purpletigron: In profile: Pearl Mackie as Bill Potts from Dr Who (Default)
[personal profile] purpletigron
... interesting advice on having that conversation productively ...

http://www.youtube.com/watch?v=b0Ti-gkJiXc

Summary: Avoid the 'what you are' conversation, because it's too easy to get de-railed.

Date: 2010-05-01 07:05 pm (UTC)
From: [identity profile] alexmc.livejournal.com
Yes. In general when making *any* sort of criticism of what people say it is better to critique what was said instead of labelling the person themselves.

Date: 2010-05-01 08:55 pm (UTC)
From: [identity profile] showingup.livejournal.com
While remembering that their immediate reaction is likely to be that you're having the "what you are" conversation, and you're going to have to point out that you're totally not.

Date: 2010-05-01 10:02 pm (UTC)
From: [identity profile] carandol.livejournal.com
This only works for people who care about whether you think they're a racist or not. If they're a racist and proud of it, you're wasting your breath.

Date: 2010-05-02 07:17 am (UTC)
From: [identity profile] showingup.livejournal.com
The majority of people I need to have this conversation with fall into the "I am oppressed because I'm white and the world's going to hell in a handbasket, I'm convinced that we're being SWAMPED by immigrants and losing our British culture, and the Scots and the Welsh are allowed to be proud of their countries but we're not allowed to be proud of being English" - and if challenged in even the friendliest terms become very defensive because they're not racist because they don't hate anybody. And that's the problem. We've done really well at making racism something that most people don't want to be associated with, but we've had to attach it to the most obvious forms of racism because they were prevalent. So now people think a racist is someone who consciously, deliberately hates people from other cultures or having different coloured skin. They don't think racism is about the subtler processes of thought. And they're not racist, they're nice, accepting people, so nothing they think, say, or do could possibly be racist.

Which is a tad problematic when they're kind, decent people who are profoundly liberal. Except on this issue.

And when they're your parents.

Date: 2010-05-02 05:12 pm (UTC)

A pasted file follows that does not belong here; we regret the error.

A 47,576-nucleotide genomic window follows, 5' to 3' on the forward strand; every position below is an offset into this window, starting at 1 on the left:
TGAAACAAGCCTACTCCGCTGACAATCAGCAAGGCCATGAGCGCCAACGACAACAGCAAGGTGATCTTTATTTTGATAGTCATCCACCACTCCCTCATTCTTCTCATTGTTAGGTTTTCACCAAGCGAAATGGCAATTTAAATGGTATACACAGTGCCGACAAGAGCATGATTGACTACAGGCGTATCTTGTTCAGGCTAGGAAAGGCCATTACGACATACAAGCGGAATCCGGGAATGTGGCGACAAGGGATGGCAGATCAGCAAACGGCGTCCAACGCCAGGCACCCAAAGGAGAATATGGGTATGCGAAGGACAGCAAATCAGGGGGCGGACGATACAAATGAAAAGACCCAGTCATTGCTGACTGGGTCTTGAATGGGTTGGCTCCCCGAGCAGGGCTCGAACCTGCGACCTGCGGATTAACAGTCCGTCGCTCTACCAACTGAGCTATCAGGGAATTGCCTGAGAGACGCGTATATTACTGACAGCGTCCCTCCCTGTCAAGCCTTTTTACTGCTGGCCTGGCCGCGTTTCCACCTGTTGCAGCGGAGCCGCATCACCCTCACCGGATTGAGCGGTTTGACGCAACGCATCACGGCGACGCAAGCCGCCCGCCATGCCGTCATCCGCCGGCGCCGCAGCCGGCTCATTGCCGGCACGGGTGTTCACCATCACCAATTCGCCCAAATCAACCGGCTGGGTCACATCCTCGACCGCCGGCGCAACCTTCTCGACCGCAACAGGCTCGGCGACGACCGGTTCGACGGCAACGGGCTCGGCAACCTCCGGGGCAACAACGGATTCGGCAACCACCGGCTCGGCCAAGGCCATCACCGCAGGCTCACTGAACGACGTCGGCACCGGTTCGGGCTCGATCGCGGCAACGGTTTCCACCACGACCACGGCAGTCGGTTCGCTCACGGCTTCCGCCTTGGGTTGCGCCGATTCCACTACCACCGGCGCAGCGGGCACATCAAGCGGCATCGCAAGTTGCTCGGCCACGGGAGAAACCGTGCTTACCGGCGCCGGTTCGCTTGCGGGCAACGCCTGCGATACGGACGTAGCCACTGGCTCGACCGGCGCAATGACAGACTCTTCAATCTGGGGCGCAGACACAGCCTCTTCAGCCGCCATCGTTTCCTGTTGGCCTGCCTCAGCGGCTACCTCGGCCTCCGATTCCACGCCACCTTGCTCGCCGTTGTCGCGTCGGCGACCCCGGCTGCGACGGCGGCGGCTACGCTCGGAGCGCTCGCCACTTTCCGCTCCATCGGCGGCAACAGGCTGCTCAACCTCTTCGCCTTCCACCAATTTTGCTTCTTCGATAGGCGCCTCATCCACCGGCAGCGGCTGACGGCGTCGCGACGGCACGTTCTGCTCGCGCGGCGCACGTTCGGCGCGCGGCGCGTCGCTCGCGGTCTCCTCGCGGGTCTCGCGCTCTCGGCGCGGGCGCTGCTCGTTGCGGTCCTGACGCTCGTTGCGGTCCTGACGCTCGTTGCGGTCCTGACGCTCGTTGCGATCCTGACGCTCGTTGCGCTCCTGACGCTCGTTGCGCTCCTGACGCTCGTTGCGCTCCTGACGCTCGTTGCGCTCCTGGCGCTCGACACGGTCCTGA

From: [identity profile] purpletigron.livejournal.com
If you have any kind of relationship with said 'self-identified racist', saying, "what you said/did is painful for _me_' might _just_ change the game?

Date: 2010-05-02 07:23 pm (UTC)
From: [identity profile] carandol.livejournal.com
No, I don't have any relationship with any racists. But I do have friends who are active anti-fascists. There's been some talk recently that one of the pubs in Lancaster has become a fascist pub (staff with "white power" tattoos, BNP beer mats, etc.) and what does one do about it? I doubt the people who run organisations like Redwatch (google it as the domain name changes regularly) are amenable to reasoned argument or emotional appeals.

My parents it would work on -- they're sort of theoretical bigots from reading the Sun too much, but if they actually meet a member of a minority group they theoretically don't like, they're their usual hospitable selves and immediately put that group on their list of people they were wrong about :-)

Date: 2010-05-03 02:27 pm (UTC)
From: [identity profile] showingup.livejournal.com
I know a fair few people who continue to have those ideas about the group as a whole, and yet put the person they've got personal contact with in a different category because "they're not like the others".

The biggest problem I find is that people immediately go to targetting illegal immigrants and asylum seekers, lumping them all in together and assuming they're all criminals/abusing the system to get "everything paid for them". The generalisations become squishy as they're dealt with, so that you can point to families you know of who exemplify the reasons why a person would come to Britain, arrive without papers, bring their kids with them, etc., and the argument will immediately shift to "the others", the ones who abuse the system and get all manner of palatial accommodations, vast sums of money, and other completely non-existent services - and then this will be compared with the "cushy" life of people in prison, who get "all the services and leisure and education under the sun", and teenage mothers/people on benefits who get "everything paid for", and contrasted with the honest middle and working class white British people who get nothing but squeezed for cash and denied services and support because "no-one cares" about them. And then we're onto the HRA giving criminals "everything they want" and discriminating against "honest people".

It's a tricky, ever-changing argument that can't be dealt with by facts or appeals to personal hurt, because it's about a nameless, will-not-be-owned-up-to desire to feel worthy through victimhood (because our culture is screwed up about persecution and moral virtue), and a fear of change that goes way, way deeper than any of the "issues" being raised. It is, as they say in therapy (and the CAB), that "the presenting problem is not the problem". If you're hoping for a sensible discussion about the issues they raise, or for a sensible discussion about the deep emotional issues that are at the bottom of it, it's like plaiting fog.

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